Boycott Calls Intensify For Companies Still Open For Business In Russia

After intense scrutiny, McDonald's is the latest company to announce it will temporarily close its restaurants and pause operations in Russia.

Major global companies, including PepsiCo and McDonald’s, are under growing pressure to quit doing business in Russia as Vladimir Putin continues his country’s war on Ukraine.

Apple halted sales in Russia, Nike and Ikea closed their stores in the country, and Mastercard and Visa suspended their services there. But some large companies, such as PepsiCo, have made no statements condemning the war and have continued business as usual.

McDonald’s had not said whether the food giant would continue business in Russia amid the war — until Tuesday afternoon, when the company released a statement saying it will temporarily close all restaurants in Russia and pause all operations in the market.

“In Russia, we employ 62,000 people who have poured their hearts and souls into our McDonald’s brand to serve their communities,” the company said. “At the same time, our values mean we cannot ignore the needless human suffering unfolding in Ukraine.

“Years ago, when confronted with his own difficult decision, [former CEO] Fred Turner explained his approach quite simply: ‘Do the right thing.’ That philosophy is enshrined as one of our five guiding values, and there are countless examples over the years of McDonald’s Corporation living up to Fred’s simple ideal,” the statement continued. “Today is also one of those days.”

McDonald’s has 847 restaurants in Russia, and says on its website that operations in Ukraine and Russia amount to approximately 9% of worldwide sales and 3% of profit. The company said it will continue paying the salaries of employees in Ukraine and Russia.

Russia accounts for over 4% of PepsiCo’s sales, according to The New York Times.

New York State Comptroller Thomas DiNapoli warned several companies, including McDonald’s and PepsiCo, on Friday of “significant and growing legal, compliance, operational, human rights and personnel, and reputational risks,” attached with doing business in Russia, according to Reuters.

DiNapoli, who oversees the $258.1 billion New York State Common Retirement Fund, wrote in letters to the companies on Friday that reassessing operations in Russia “would address various investment risks associated with the Russian market and play an important role in condemning Russia’s role in fundamentally undermining the international order that is vital to a strong and healthy global economy.”

McDonald’s said its Ronald McDonald House Charities will continue to fully operate in Russia, and that the RMHC in Ukraine is partnering with local hospitals to deploy medical supplies and helping provide humanitarian aid throughout the country.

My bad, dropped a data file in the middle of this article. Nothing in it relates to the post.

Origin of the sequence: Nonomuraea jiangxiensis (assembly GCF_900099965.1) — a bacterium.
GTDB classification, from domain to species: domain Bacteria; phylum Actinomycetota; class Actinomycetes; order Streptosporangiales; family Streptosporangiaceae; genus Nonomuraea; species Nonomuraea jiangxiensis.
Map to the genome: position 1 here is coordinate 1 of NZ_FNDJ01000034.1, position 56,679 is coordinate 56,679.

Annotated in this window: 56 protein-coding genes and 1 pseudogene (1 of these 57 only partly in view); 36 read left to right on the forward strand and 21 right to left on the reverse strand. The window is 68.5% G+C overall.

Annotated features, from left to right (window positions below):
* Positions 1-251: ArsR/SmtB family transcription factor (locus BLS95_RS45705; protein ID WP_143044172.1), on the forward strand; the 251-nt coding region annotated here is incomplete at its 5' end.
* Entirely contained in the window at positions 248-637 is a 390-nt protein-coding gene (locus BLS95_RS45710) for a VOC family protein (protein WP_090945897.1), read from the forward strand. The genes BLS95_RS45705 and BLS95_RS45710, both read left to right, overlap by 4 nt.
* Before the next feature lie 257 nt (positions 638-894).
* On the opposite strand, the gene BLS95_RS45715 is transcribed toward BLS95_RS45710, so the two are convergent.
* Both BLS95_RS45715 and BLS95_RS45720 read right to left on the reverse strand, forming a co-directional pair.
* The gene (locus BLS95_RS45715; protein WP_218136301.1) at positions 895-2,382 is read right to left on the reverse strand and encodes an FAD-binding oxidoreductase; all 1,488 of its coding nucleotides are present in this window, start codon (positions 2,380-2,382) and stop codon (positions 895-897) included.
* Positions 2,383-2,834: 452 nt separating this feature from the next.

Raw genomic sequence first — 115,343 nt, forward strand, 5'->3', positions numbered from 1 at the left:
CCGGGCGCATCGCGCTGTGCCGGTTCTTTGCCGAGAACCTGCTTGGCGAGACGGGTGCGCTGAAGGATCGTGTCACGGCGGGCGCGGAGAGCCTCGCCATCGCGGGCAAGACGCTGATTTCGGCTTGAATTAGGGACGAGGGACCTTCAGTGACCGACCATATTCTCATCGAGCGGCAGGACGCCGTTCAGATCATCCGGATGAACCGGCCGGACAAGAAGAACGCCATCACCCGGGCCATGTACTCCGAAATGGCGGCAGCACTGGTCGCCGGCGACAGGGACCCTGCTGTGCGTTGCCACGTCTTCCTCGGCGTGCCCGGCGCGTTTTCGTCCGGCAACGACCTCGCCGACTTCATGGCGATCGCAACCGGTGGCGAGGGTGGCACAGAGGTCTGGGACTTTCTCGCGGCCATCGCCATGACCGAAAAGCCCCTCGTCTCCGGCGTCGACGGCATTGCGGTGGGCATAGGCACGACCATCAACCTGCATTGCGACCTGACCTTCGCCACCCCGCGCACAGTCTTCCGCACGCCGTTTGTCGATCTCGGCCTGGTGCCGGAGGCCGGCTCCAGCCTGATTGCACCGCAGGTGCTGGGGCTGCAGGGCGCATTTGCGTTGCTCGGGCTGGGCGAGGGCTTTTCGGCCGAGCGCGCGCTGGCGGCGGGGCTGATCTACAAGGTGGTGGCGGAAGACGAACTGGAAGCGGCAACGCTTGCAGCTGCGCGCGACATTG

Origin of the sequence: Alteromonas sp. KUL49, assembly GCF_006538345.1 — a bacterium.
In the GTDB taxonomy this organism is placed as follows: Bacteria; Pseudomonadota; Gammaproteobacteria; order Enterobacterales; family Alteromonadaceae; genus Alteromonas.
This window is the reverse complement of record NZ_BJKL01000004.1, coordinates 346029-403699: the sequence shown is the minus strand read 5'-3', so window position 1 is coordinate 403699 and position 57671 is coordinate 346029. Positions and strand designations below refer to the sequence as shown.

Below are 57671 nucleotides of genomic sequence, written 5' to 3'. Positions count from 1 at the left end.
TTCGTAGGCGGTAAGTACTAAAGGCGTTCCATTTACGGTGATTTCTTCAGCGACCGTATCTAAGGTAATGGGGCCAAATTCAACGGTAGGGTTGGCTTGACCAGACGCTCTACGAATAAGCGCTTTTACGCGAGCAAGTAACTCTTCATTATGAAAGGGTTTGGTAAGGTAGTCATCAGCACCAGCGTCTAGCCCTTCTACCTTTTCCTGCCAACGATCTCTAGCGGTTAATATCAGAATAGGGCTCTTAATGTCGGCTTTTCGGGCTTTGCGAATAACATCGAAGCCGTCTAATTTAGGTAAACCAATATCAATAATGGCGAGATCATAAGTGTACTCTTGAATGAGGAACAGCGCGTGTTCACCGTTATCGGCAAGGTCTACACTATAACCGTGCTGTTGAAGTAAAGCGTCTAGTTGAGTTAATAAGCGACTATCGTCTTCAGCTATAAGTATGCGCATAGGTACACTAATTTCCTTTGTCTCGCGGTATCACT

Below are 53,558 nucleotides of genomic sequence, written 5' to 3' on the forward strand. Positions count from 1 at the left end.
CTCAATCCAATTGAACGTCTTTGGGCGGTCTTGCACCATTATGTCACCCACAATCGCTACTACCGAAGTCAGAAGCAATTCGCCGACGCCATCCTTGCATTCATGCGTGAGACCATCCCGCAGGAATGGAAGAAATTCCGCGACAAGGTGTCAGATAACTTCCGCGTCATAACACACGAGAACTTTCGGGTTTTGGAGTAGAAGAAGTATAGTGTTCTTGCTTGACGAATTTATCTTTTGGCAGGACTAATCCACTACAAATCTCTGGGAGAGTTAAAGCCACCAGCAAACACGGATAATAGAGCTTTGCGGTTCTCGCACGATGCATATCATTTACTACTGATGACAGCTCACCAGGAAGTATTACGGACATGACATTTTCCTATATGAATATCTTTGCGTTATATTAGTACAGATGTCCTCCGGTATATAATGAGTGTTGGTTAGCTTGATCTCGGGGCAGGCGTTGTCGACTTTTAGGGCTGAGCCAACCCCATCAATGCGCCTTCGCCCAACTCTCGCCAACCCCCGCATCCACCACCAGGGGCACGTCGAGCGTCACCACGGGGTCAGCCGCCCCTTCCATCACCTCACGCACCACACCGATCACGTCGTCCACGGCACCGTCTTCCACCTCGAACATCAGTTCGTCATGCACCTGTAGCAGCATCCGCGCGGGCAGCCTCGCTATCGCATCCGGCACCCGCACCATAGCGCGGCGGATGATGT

PepsiCo did not immediately respond to HuffPost’s request for comment.

Other Western-based brands, including Coca-Cola, Starbucks and Burger King, also have attracted criticism for continuing to operate in Russia.

Actor Sean Penn, who recently returned to the U.S. after filming a documentary on the Russian invasion in Ukraine, called on Monday for Americans to boycott those brands.

“Until Coca-Cola, PepsiCo & McDonalds suspend business in Russia, American citizens have a very safe & simple way to stand with Ukraine,” Penn tweeted. “Any among us can suspend our purchases of their products & ask our friends to consider doing the same.”

Ukrainian Minister of Foreign Affairs Dmytro Kuleba over the weekend called out Shell Oil for buying Russian crude oil.

“One question to @Shell: doesn’t Russian oil smell Ukrainian blood for you?” Kuleba wrote on Twitter Friday. “I call on all conscious people around the globe to demand multinational companies to cut all business ties with Russia.”

Shell announced on Tuesday it would stop buying oil and natural gas from Russia, and said it would close its service stations in the country.

“We are acutely aware that our decision last week to purchase a cargo of Russian crude oil to be refined into products like petrol and diesel — despite being made with security of supplies at the forefront of our thinking — was not the right one and we are sorry,” CEO Ben van Beurden said, according to The Associated Press. “As we have already said, we will commit profits from the limited, remaining amounts of Russian oil we will process to a dedicated fund.”

Sanjana Karanth contributed to this report.

Popular in the Community


What's Hot